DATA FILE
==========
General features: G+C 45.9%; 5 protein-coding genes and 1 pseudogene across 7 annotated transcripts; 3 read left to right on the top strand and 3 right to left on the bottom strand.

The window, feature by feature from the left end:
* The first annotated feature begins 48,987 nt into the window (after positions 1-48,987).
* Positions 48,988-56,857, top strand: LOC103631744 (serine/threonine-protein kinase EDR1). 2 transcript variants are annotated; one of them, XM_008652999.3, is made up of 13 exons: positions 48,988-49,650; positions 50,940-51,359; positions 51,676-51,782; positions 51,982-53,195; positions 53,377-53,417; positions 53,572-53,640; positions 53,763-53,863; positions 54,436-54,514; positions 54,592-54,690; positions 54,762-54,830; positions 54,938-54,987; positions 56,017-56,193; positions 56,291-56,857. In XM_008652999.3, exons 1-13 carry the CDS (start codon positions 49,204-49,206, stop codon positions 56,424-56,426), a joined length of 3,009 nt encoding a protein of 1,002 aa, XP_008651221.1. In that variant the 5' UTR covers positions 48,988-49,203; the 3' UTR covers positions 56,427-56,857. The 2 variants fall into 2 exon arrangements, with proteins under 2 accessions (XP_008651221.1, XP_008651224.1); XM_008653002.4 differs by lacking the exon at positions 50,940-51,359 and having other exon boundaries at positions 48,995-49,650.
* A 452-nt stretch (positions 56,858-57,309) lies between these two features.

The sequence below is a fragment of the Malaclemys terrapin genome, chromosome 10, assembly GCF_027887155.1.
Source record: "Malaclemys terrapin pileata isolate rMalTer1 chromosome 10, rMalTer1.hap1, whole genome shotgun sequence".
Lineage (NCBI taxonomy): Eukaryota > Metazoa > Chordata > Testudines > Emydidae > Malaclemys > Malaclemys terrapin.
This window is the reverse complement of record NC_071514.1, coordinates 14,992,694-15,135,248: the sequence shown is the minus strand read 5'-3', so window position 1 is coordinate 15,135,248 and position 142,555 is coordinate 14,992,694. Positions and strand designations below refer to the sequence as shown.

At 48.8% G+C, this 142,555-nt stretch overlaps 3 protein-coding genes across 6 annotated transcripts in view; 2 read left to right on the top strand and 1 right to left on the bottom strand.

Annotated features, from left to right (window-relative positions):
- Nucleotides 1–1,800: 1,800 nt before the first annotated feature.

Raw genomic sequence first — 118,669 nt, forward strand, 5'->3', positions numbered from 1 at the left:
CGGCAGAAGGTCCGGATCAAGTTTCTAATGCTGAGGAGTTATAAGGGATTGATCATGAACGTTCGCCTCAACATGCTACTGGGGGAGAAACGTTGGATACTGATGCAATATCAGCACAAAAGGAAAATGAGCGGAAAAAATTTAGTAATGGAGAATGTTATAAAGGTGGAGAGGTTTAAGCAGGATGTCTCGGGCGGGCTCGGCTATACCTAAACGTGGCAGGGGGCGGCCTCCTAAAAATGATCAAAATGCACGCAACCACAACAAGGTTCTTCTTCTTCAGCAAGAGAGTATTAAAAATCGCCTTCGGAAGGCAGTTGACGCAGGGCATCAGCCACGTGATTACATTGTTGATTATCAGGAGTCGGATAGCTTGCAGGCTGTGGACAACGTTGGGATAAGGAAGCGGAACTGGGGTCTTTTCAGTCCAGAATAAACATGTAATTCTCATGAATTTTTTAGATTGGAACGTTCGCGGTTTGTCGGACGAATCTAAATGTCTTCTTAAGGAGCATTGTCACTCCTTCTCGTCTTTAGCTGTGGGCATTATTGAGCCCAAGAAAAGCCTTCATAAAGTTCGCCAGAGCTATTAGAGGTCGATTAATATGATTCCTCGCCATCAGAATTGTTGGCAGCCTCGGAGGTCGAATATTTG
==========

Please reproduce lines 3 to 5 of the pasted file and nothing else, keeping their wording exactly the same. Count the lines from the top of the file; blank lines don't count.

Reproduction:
* The first annotated feature begins 48,987 nt into the window (after positions 1-48,987).
* Positions 48,988-56,857, top strand: LOC103631744 (serine/threonine-protein kinase EDR1). 2 transcript variants are annotated; one of them, XM_008652999.3, is made up of 13 exons: positions 48,988-49,650; positions 50,940-51,359; positions 51,676-51,782; positions 51,982-53,195; positions 53,377-53,417; positions 53,572-53,640; positions 53,763-53,863; positions 54,436-54,514; positions 54,592-54,690; positions 54,762-54,830; positions 54,938-54,987; positions 56,017-56,193; positions 56,291-56,857. In XM_008652999.3, exons 1-13 carry the CDS (start codon positions 49,204-49,206, stop codon positions 56,424-56,426), a joined length of 3,009 nt encoding a protein of 1,002 aa, XP_008651221.1. In that variant the 5' UTR covers positions 48,988-49,203; the 3' UTR covers positions 56,427-56,857. The 2 variants fall into 2 exon arrangements, with proteins under 2 accessions (XP_008651221.1, XP_008651224.1); XM_008653002.4 differs by lacking the exon at positions 50,940-51,359 and having other exon boundaries at positions 48,995-49,650.
* A 452-nt stretch (positions 56,858-57,309) lies between these two features.